President Donald Trump may have recently refused to sign off on the plan by his national security adviser, H. R. McMaster, to escalate the war in Afghanistan. But that doesn't mean Trump's mind is entirely closed off to the possibility of sending more American troops there.
Trump has talked with President Ashraf Ghani about possible opportunities for American mining companies in Afghanistan, according to a report by The New York Times. Three of Trump's senior aides also met with Michael N. Silver, an executive at the chemicals firm American Elements, about the possibilities for mining rare-earth materials in that country. American officials initially estimated that Afghanistan's mineral deposits could be valued at as much as $1 trillion, although that number has been revised downward since.
Trump has been generally skeptical about increasing troop levels in Afghanistan, but would use the opportunity of extracting minerals as the "one justification for the United States to stay engaged in the country," according to the Times.
"It would be dangerous to use the potential for resource exploitation as a selling point for military engagement,” Laurel Miller, a senior analyst at RAND, told the Times. Miller also served as the State Department's special representative for Afghanistan and Pakistan up until last month. "The barriers to entry are really quite considerable, and that kind of argument could fuel suspicion about America’s real intentions in Afghanistan," she added.
Trump's foreign policy is murky, but it's clear on one issue: He has been willing to support engagement so long as the U.S. can strip a country of its natural resources. "I'd do one thing, either I go in and take the oil or I don't go in at all," he said in a previous interview. Though the strategy in Afghanistan would be mineral extraction, not oil, the same concept applies.
"So, you know, in the old days when you had a war," Trump said in a multiple previous interviews, "to the victor belong the spoils."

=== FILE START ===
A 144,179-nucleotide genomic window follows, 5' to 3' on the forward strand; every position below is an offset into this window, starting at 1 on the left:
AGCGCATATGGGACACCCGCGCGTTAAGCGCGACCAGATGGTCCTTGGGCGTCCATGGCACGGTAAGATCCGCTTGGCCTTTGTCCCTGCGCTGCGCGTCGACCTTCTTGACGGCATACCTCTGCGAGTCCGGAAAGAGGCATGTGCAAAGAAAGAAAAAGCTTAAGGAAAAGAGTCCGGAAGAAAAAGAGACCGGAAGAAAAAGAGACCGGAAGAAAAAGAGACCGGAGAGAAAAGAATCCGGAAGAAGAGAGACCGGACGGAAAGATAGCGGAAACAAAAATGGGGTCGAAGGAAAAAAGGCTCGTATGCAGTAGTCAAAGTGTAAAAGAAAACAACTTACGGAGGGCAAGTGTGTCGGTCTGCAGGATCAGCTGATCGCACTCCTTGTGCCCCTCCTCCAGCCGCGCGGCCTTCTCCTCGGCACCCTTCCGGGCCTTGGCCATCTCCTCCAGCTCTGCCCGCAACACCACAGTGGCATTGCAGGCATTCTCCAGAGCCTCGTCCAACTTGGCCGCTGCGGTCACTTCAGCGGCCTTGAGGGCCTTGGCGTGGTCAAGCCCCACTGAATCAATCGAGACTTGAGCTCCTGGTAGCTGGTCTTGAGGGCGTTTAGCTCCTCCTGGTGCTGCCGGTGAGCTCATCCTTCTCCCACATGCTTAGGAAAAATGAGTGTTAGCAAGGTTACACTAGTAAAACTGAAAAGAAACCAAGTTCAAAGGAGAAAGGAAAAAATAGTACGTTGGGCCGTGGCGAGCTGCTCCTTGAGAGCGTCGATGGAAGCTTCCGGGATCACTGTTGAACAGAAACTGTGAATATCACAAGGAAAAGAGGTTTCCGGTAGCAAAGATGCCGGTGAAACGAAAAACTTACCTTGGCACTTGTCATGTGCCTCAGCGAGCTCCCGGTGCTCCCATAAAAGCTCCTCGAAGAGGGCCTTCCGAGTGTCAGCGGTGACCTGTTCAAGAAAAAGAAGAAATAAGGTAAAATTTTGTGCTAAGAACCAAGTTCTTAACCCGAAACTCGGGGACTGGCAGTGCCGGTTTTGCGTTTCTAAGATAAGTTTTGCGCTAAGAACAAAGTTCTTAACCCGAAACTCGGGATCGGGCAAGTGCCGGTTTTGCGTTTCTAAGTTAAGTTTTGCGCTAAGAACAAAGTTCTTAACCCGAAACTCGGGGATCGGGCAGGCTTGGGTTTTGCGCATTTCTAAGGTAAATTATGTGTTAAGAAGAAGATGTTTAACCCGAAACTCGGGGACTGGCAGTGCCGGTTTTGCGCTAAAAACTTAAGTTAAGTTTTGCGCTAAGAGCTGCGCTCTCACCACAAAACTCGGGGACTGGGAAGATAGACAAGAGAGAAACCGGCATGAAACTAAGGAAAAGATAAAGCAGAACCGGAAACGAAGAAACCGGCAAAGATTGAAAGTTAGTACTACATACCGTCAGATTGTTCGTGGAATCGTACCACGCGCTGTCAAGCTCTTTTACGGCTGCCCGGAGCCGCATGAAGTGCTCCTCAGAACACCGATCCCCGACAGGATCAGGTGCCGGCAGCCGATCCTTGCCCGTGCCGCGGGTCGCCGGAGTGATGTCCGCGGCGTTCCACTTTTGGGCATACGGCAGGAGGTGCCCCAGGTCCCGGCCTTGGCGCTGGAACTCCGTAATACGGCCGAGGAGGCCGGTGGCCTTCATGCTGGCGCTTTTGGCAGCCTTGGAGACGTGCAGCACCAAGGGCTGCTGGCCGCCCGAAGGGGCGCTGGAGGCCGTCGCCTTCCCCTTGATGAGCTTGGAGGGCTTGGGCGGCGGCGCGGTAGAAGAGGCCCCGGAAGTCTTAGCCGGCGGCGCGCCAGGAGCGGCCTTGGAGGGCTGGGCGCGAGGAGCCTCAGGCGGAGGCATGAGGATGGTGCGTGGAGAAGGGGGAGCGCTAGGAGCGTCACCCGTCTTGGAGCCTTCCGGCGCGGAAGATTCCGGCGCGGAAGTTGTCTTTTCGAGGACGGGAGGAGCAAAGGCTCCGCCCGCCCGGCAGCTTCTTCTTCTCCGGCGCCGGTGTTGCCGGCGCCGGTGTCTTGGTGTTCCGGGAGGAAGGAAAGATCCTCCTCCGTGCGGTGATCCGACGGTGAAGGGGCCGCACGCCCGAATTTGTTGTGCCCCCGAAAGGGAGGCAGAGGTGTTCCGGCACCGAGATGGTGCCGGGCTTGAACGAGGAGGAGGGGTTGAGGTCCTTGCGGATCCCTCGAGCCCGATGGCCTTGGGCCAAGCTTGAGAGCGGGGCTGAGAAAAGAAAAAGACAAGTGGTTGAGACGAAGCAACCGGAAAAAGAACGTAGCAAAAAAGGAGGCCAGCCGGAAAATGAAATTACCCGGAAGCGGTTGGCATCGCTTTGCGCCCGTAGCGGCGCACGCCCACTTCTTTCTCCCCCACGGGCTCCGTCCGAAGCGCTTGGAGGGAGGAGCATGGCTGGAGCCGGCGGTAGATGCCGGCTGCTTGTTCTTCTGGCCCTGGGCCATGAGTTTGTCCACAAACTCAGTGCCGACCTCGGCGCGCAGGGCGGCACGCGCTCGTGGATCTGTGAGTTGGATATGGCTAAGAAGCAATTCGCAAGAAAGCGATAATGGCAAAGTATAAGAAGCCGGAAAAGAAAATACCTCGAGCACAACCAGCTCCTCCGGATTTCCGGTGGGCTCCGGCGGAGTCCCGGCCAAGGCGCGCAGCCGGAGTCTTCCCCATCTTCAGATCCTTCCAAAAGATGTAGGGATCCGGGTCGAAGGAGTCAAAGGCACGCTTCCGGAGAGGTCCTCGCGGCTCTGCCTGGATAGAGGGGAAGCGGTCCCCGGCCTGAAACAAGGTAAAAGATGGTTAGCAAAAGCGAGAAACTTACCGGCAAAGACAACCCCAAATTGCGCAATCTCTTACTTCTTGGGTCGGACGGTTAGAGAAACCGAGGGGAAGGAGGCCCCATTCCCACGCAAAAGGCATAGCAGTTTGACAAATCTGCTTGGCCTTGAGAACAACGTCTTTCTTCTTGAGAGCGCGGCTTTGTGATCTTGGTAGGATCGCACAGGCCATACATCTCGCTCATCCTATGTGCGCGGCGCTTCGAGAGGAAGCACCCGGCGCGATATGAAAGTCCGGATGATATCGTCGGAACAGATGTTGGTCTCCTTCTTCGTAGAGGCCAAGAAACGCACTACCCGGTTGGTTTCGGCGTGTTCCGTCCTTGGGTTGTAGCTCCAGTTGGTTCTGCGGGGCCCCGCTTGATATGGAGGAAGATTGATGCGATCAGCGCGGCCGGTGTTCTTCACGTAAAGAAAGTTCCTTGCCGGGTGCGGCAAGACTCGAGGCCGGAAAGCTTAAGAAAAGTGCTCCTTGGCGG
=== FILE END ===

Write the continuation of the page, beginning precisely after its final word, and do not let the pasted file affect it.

The Times elaborated on Trump's potential motives:
But for Mr. Trump, as a businessman, it is arguably the only appealing thing about Afghanistan. Officials said he viewed mining as a “win-win” that could boost that country’s economy, generate jobs for Americans and give the United States a valuable new beachhead in the market for rare-earth minerals, which has been all but monopolized by China.
Trump seems to be following the path initially mapped by Blackwater founder Erik Prince, as Salon noted last month:
Prince’s first innovation is to do away with civilian-military control administered by the Department of Defense and overseen by civilian, elected leadership, as is currently in place, and replace that apparatus with an armed corporation.
The second innovation is to denationalize the armed force projecting the corporation’s power. Americans are expensive. Blackwater personnel regularly received six-figure salaries for work in Iraq. Prince envisions a sweatshop-ization of the mercenary force, relying on the cheap labor available in the ravaged domestic labor market of war-torn Afghanistan.
But that deluge of Blackwater money enabling such outsized salaries came from Pentagon and State Department contracts during the mercenary firm’s days in Iraq. Where would revenue come from for what Prince now proposes? Resource extraction, just as the East India Company operated on the subcontinent for British stockholders. This is the third innovation Prince offers.
According to the International Red Cross, there are strict laws governing how natural resources are to be used, and who will be able to mine them.